Wu, a 54-year-old retiree in China’s south-western Sichuan province, struggled to get hold of antiviral medication when her 92-year-old mother came down with Covid-19 this month.
“By the time I realised my mother had Covid, it had been two days since she had eaten or drunk anything,” she said.
Relatives in Shanghai rushed to send antiviral drugs by post after the local hospital and clinic ran out of supplies, but when the medicine arrived, Wu’s mother had already tested negative.
Drug shortfalls that hit hospitals in Beijing and Shanghai last month as Covid cases surged are now expanding into rural areas as bureaucratic inefficiency, pricing disputes with pharmaceutical companies and overspending on testing capacity have resulted in a shortfall of resources.
Despite pledges by Pfizer, the maker of antiviral medication Paxlovid, to build a factory in China within the coming months, there is no sign that the drug will receive permanent approval for the country’s national health insurance scheme. This puts it out of reach for many Chinese people.
The annual migration of urban workers to their hometowns in poorer provinces is expected to accelerate the spread of Covid to remote regions, raising the risk of even more severe outbreaks. Last week, President Xi Jinping warned that the pandemic was entering a “new phase” and that he was now “primarily concerned about rural areas and rural residents”.
One doctor in a county hospital in Sichuan told the Financial Times that the facility did not have access to antiviral Covid drugs to treat an influx of patients. Instead, practitioners were relying on fever medicine to care for Covid patients until last week.
This echoed complaints from health professionals in Beijing last month, where hospitals ran out of beds, oxygen and drugs after Chinese authorities abandoned their zero-Covid policy of containing the virus.
When the hospital in Sichuan finally received four boxes of Paxlovid and Azvudine, a domestic Chinese antiviral, last week, the doctor said regulatory barriers prevented staff from easily prescribing them. Because of the scarcity, hospitals have to request approval from the local government for each prescription. “It is too troublesome,” the doctor said.
In remote areas, shortages of antigen tests and lack of access to lung imaging equipment have also hindered early diagnoses, allowing the virus to spread.
“It takes more effort to distribute drugs to remote areas,” said Helen Chen, greater China managing partner at LEK Consulting in Shanghai, adding that cities tended to mop up supply of in-demand drugs before rural areas had access to them.
China granted Paxlovid regulatory approval in February 2022, making it the first foreign Covid remedy to enter the mainland market. But the National Healthcare Security Administration, which negotiates drug prices for China’s national health insurance reimbursement scheme, balked at the “high price” quoted by Pfizer.
The NHSA issued an unusual statement saying that negotiations had failed over price. The government likely “broke their silence” to “signal to the public that they made an effort” but that it was “up to Pfizer to deliver the products at a price the government considers reasonable”, said Chen.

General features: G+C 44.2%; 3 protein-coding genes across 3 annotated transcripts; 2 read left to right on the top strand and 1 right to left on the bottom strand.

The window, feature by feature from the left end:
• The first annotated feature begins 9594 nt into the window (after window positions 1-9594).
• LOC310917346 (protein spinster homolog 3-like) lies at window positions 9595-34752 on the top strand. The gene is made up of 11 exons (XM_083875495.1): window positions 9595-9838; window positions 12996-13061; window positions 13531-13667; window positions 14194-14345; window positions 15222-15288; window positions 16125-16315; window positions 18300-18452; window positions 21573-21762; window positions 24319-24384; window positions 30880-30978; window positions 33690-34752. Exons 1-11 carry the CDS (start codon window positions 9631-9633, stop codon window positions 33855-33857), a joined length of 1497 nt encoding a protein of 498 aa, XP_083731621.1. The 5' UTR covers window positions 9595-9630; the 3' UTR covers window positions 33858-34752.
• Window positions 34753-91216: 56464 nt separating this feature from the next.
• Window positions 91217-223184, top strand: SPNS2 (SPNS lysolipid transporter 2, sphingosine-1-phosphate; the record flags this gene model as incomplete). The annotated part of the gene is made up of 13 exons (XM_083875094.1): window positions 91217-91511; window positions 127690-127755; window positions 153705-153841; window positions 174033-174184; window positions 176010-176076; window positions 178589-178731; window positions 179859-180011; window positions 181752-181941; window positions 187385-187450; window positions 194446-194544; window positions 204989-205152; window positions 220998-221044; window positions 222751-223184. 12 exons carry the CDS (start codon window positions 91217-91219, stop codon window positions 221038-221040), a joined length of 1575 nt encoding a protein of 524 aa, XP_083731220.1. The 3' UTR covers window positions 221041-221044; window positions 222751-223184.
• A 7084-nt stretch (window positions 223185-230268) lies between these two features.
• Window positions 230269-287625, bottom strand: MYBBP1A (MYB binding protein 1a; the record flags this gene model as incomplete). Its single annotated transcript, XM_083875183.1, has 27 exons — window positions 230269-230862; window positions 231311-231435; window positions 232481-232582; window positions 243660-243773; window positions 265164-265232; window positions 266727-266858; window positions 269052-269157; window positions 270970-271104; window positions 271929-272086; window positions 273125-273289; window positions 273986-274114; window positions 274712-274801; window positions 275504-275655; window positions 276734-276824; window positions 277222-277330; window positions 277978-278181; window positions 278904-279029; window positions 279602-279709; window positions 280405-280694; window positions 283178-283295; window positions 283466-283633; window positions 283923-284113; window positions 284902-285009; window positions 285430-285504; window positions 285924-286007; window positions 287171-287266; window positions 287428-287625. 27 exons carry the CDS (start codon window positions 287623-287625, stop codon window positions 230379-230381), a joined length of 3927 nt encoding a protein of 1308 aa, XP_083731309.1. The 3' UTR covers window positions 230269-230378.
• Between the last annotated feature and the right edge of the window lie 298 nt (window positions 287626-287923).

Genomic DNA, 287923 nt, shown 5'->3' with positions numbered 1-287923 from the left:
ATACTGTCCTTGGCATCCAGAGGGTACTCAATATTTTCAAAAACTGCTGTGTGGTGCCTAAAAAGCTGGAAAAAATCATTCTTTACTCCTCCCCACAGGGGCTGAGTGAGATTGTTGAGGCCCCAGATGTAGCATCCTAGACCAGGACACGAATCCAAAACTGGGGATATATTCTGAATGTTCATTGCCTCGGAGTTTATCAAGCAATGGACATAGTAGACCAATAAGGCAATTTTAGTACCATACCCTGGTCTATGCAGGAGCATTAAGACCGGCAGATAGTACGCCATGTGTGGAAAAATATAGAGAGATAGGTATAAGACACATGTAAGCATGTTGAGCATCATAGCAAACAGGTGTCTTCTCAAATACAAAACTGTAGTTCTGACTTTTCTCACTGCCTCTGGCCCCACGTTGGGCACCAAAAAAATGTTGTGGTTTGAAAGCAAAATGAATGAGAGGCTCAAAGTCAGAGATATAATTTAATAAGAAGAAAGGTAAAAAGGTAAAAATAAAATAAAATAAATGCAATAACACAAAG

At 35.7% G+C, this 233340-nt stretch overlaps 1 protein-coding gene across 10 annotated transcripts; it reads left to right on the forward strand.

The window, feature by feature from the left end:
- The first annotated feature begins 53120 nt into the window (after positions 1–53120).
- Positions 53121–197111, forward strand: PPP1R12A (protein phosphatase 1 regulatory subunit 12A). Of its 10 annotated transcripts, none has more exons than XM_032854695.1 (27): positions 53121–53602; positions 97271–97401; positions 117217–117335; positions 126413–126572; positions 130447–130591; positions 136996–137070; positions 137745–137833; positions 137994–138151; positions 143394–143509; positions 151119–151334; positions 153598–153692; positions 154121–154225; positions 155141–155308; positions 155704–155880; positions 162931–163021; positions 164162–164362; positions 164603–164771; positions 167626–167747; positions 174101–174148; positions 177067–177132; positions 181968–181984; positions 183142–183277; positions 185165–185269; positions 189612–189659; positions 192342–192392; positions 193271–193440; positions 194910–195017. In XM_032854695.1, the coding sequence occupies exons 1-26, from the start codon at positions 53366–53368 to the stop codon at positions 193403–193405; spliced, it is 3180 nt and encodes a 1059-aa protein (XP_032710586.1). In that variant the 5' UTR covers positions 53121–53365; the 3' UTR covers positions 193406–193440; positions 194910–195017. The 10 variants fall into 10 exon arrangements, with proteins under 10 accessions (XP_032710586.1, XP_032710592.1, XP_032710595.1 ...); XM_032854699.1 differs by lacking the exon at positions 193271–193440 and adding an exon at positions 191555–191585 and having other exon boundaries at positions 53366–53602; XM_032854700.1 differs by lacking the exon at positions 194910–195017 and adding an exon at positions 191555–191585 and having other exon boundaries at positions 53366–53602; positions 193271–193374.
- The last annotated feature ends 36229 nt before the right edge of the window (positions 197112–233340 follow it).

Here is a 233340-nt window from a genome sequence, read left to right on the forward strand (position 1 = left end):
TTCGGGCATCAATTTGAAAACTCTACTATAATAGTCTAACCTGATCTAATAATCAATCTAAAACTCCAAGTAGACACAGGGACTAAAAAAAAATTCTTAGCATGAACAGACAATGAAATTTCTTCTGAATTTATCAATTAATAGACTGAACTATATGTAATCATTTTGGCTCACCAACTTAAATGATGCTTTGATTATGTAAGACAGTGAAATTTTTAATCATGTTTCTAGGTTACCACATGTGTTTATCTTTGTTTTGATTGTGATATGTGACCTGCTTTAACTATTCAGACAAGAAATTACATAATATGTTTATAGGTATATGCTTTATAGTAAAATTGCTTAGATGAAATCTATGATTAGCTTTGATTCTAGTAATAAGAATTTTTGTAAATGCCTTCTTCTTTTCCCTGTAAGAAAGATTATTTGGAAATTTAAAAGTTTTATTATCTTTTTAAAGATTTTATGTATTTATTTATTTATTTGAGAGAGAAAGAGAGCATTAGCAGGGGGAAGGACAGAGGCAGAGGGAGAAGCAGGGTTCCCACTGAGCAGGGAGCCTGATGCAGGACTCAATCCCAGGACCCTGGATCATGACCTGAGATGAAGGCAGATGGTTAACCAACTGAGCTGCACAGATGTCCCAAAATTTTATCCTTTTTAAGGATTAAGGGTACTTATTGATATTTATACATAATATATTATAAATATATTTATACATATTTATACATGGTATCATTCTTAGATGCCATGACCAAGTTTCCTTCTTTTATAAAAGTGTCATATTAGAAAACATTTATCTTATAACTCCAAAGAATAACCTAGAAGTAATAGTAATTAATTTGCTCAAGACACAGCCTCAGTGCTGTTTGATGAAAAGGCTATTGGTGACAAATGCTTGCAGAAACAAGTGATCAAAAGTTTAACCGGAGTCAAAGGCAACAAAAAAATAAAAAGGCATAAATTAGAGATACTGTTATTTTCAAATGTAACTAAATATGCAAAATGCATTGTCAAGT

Pfizer said it would build a factory in China to manufacture Paxlovid with a local partner, but the US pharmaceutical giant hinted that it was unlikely to lower the drug’s price — a condition to permanent inclusion in the national reimbursement scheme. It also ruled out licensing a generic version for the Chinese market.
“They are the second-highest economy in the world,” Pfizer chief executive Albert Bourla told a conference in San Francisco this month. “I don’t think that they should pay less than El Salvador.”
Under the terms of an emergency agreement, Paxlovid qualifies for reimbursement through the end of March. Bruce Liu, who leads the life sciences division for China at the consultancy Simon-Kucher & Partners, estimated the company could make Rmb10bn ($1.5bn) in revenue under the deal. He estimated 5mn boxes of Paxlovid would be shipped to China by March, far less than demand.
Private buyers have sought out Paxlovid, which has been sold for up to Rmb8,300 in high-end hospitals. In some cases, patients have bought it on the black market, paying as much as $7,000 for the drug or similar remedies of lower quality.
Meanwhile, domestic Chinese products face questions about efficacy and safety. The first Chinese antiviral, Azvudine, developed by drugmaker Genuine Biotech and included on the reimbursement list, was repurposed from an HIV treatment.
A study by China’s pharmaceutical regulator found that the drug contained substances that damaged the genetic information in cells during animal testing. “There are questions about the toxicity of this drug, a risk which makes sense for AIDs patients but not necessarily for someone with Covid,” said Liu.
China’s failure to build robust defences in preparation for an inevitable Covid exit wave has created a legitimacy crisis for President Xi Jinping and his flagship zero-Covid policy.
“They have three years to prepare for this,” said one Shanghai-based pharmaceutical industry insider. “They didn’t have the right vaccines or the sufficient supply of drugs to cope with the case surge.”
As cases rise across China, for Wu’s mother, the recovery from Covid has proved long and painful.
She suffered a brain bleed, her daughter said, and there were still shadows on her lung scan. But since medical guidelines recommend patients take antiviral drugs within five days of infection, they did not use the medication they had.
“We wanted to use antivirals,” Wu said, “but don’t dare to”.